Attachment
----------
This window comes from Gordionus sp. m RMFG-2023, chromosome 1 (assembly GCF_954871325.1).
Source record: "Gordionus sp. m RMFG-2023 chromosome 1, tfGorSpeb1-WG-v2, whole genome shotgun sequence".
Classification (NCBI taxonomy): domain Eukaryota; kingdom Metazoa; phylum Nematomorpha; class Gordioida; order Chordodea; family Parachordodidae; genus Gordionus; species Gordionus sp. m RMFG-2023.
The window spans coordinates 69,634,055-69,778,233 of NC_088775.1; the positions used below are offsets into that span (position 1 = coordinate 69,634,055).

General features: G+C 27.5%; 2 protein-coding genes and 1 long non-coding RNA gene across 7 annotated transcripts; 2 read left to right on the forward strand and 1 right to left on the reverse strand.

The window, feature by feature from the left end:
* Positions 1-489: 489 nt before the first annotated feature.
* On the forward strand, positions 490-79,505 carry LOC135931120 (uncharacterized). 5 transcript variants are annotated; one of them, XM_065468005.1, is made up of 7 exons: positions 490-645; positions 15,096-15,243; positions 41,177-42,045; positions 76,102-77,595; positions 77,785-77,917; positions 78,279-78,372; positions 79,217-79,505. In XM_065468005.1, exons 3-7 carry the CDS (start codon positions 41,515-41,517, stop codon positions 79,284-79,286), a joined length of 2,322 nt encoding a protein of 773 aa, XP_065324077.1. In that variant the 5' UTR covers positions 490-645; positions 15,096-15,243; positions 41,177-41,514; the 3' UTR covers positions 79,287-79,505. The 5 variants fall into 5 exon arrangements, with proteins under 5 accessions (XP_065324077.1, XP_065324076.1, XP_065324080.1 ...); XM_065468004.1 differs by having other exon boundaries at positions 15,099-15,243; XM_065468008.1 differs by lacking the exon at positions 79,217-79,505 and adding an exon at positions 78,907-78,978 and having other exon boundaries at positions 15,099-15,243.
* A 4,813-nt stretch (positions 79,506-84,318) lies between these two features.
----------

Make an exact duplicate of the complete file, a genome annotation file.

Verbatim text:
This window comes from Gordionus sp. m RMFG-2023, chromosome 1 (assembly GCF_954871325.1).
Source record: "Gordionus sp. m RMFG-2023 chromosome 1, tfGorSpeb1-WG-v2, whole genome shotgun sequence".
Classification (NCBI taxonomy): domain Eukaryota; kingdom Metazoa; phylum Nematomorpha; class Gordioida; order Chordodea; family Parachordodidae; genus Gordionus; species Gordionus sp. m RMFG-2023.
The window spans coordinates 69,634,055-69,778,233 of NC_088775.1; the positions used below are offsets into that span (position 1 = coordinate 69,634,055).

General features: G+C 27.5%; 2 protein-coding genes and 1 long non-coding RNA gene across 7 annotated transcripts; 2 read left to right on the forward strand and 1 right to left on the reverse strand.

The window, feature by feature from the left end:
* Positions 1-489: 489 nt before the first annotated feature.
* On the forward strand, positions 490-79,505 carry LOC135931120 (uncharacterized). 5 transcript variants are annotated; one of them, XM_065468005.1, is made up of 7 exons: positions 490-645; positions 15,096-15,243; positions 41,177-42,045; positions 76,102-77,595; positions 77,785-77,917; positions 78,279-78,372; positions 79,217-79,505. In XM_065468005.1, exons 3-7 carry the CDS (start codon positions 41,515-41,517, stop codon positions 79,284-79,286), a joined length of 2,322 nt encoding a protein of 773 aa, XP_065324077.1. In that variant the 5' UTR covers positions 490-645; positions 15,096-15,243; positions 41,177-41,514; the 3' UTR covers positions 79,287-79,505. The 5 variants fall into 5 exon arrangements, with proteins under 5 accessions (XP_065324077.1, XP_065324076.1, XP_065324080.1 ...); XM_065468004.1 differs by having other exon boundaries at positions 15,099-15,243; XM_065468008.1 differs by lacking the exon at positions 79,217-79,505 and adding an exon at positions 78,907-78,978 and having other exon boundaries at positions 15,099-15,243.
* A 4,813-nt stretch (positions 79,506-84,318) lies between these two features.